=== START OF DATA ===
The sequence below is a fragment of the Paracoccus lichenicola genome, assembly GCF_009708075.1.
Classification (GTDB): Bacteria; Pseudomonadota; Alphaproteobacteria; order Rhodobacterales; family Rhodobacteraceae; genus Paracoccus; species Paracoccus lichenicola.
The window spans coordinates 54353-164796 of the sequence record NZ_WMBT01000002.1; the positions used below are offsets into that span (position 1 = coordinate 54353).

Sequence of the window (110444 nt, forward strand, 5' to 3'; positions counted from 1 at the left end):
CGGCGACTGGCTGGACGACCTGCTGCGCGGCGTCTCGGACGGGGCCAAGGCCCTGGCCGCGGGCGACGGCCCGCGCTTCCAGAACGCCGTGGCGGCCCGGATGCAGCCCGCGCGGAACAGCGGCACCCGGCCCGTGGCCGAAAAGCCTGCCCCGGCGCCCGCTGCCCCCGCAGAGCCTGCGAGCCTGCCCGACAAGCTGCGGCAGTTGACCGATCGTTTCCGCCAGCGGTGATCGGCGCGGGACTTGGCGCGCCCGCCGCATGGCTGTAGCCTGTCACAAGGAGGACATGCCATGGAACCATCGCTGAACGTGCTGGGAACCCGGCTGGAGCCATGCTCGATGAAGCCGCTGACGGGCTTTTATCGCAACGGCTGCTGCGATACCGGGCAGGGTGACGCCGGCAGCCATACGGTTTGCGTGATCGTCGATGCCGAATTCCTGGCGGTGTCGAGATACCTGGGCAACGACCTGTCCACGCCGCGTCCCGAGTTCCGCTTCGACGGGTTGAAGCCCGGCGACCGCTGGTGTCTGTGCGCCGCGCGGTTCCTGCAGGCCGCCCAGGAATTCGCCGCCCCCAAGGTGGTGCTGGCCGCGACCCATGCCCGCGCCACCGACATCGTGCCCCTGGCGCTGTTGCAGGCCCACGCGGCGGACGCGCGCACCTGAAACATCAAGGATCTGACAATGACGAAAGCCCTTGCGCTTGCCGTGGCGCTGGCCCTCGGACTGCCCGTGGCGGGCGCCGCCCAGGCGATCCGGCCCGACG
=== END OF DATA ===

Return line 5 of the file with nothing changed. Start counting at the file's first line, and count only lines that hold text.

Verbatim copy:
CGGCGACTGGCTGGACGACCTGCTGCGCGGCGTCTCGGACGGGGCCAAGGCCCTGGCCGCGGGCGACGGCCCGCGCTTCCAGAACGCCGTGGCGGCCCGGATGCAGCCCGCGCGGAACAGCGGCACCCGGCCCGTGGCCGAAAAGCCTGCCCCGGCGCCCGCTGCCCCCGCAGAGCCTGCGAGCCTGCCCGACAAGCTGCGGCAGTTGACCGATCGTTTCCGCCAGCGGTGATCGGCGCGGGACTTGGCGCGCCCGCCGCATGGCTGTAGCCTGTCACAAGGAGGACATGCCATGGAACCATCGCTGAACGTGCTGGGAACCCGGCTGGAGCCATGCTCGATGAAGCCGCTGACGGGCTTTTATCGCAACGGCTGCTGCGATACCGGGCAGGGTGACGCCGGCAGCCATACGGTTTGCGTGATCGTCGATGCCGAATTCCTGGCGGTGTCGAGATACCTGGGCAACGACCTGTCCACGCCGCGTCCCGAGTTCCGCTTCGACGGGTTGAAGCCCGGCGACCGCTGGTGTCTGTGCGCCGCGCGGTTCCTGCAGGCCGCCCAGGAATTCGCCGCCCCCAAGGTGGTGCTGGCCGCGACCCATGCCCGCGCCACCGACATCGTGCCCCTGGCGCTGTTGCAGGCCCACGCGGCGGACGCGCGCACCTGAAACATCAAGGATCTGACAATGACGAAAGCCCTTGCGCTTGCCGTGGCGCTGGCCCTCGGACTGCCCGTGGCGGGCGCCGCCCAGGCGATCCGGCCCGACG